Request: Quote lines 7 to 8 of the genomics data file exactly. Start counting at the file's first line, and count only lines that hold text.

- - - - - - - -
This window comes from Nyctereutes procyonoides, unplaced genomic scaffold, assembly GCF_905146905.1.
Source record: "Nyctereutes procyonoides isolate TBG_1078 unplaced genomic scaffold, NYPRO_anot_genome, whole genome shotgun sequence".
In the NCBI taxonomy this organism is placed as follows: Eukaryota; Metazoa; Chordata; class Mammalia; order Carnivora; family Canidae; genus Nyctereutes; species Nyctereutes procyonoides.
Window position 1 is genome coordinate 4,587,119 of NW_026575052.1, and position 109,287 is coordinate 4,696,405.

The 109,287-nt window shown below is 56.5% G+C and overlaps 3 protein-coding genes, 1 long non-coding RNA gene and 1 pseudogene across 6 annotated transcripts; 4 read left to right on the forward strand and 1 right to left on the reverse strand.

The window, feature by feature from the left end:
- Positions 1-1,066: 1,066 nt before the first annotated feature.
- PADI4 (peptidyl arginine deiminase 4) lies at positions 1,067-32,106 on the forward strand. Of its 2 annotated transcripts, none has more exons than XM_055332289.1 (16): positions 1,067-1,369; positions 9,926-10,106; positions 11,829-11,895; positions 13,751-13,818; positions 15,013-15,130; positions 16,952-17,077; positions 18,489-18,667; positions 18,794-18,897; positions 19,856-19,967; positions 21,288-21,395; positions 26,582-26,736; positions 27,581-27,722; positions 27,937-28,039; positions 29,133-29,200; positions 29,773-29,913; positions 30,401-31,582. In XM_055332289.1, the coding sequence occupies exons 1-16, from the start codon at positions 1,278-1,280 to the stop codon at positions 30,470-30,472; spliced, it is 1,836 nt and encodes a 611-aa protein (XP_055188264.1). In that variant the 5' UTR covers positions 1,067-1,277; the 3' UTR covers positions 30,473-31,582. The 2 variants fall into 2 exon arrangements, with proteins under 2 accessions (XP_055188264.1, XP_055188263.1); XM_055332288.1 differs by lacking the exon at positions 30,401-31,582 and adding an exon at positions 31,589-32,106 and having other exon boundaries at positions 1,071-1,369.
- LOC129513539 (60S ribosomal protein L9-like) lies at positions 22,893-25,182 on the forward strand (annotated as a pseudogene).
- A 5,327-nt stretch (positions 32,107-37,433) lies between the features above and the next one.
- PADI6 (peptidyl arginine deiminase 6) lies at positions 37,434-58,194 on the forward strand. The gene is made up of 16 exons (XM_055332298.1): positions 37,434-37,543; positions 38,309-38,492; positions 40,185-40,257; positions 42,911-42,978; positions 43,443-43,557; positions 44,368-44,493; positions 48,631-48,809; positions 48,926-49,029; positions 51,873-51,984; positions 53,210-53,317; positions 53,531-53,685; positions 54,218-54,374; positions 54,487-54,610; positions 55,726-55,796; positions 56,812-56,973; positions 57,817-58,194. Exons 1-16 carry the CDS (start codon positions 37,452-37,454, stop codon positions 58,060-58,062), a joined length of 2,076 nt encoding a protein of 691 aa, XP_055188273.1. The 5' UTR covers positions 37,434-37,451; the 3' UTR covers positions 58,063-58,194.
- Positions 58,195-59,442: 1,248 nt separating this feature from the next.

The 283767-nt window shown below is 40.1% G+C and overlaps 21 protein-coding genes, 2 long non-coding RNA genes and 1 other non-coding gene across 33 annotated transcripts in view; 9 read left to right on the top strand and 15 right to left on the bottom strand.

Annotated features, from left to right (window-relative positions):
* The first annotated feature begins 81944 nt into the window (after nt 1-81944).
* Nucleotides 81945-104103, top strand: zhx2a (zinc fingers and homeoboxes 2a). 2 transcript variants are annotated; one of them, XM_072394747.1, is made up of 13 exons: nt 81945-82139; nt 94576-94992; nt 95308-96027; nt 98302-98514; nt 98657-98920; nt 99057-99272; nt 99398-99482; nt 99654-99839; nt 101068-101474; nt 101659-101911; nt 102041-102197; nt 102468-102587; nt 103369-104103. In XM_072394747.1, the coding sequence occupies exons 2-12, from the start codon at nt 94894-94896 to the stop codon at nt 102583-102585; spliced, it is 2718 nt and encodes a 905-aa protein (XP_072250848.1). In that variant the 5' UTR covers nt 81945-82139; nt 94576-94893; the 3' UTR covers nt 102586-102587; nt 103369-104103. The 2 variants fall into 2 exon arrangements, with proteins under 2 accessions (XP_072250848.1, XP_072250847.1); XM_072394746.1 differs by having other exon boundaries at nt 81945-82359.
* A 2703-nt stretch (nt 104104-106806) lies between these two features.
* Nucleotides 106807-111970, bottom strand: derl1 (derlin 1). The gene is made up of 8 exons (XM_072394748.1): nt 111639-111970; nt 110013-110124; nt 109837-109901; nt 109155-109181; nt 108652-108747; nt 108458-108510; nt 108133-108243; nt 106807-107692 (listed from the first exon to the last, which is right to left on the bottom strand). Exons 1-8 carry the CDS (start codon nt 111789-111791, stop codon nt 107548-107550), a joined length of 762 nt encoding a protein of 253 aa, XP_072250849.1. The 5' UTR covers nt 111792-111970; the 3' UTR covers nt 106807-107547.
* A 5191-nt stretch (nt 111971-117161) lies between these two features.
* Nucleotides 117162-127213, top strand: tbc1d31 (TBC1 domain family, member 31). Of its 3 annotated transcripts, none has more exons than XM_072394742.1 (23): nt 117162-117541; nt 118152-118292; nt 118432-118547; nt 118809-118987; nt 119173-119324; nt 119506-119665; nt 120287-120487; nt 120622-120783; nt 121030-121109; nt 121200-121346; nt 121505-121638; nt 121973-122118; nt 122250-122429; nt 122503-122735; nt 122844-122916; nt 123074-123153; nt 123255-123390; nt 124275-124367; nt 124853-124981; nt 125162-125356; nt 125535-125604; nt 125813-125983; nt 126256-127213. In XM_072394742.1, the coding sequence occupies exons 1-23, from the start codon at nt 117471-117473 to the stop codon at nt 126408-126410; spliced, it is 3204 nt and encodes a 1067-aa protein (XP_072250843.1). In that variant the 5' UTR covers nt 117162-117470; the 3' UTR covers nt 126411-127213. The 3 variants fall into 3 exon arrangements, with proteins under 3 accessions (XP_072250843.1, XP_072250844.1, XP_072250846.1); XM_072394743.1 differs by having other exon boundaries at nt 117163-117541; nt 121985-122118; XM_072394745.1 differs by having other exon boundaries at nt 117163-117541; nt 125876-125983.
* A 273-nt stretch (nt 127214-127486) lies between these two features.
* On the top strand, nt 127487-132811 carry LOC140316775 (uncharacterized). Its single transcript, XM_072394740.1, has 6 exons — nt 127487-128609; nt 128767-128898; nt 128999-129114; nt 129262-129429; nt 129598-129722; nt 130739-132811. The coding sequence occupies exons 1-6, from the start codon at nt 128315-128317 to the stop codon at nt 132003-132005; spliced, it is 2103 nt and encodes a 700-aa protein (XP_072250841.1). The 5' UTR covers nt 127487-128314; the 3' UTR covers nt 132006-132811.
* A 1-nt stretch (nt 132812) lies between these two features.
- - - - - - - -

- Positions 1-1,066: 1,066 nt before the first annotated feature.
- PADI4 (peptidyl arginine deiminase 4) lies at positions 1,067-32,106 on the forward strand. Of its 2 annotated transcripts, none has more exons than XM_055332289.1 (16): positions 1,067-1,369; positions 9,926-10,106; positions 11,829-11,895; positions 13,751-13,818; positions 15,013-15,130; positions 16,952-17,077; positions 18,489-18,667; positions 18,794-18,897; positions 19,856-19,967; positions 21,288-21,395; positions 26,582-26,736; positions 27,581-27,722; positions 27,937-28,039; positions 29,133-29,200; positions 29,773-29,913; positions 30,401-31,582. In XM_055332289.1, the coding sequence occupies exons 1-16, from the start codon at positions 1,278-1,280 to the stop codon at positions 30,470-30,472; spliced, it is 1,836 nt and encodes a 611-aa protein (XP_055188264.1). In that variant the 5' UTR covers positions 1,067-1,277; the 3' UTR covers positions 30,473-31,582. The 2 variants fall into 2 exon arrangements, with proteins under 2 accessions (XP_055188264.1, XP_055188263.1); XM_055332288.1 differs by lacking the exon at positions 30,401-31,582 and adding an exon at positions 31,589-32,106 and having other exon boundaries at positions 1,071-1,369.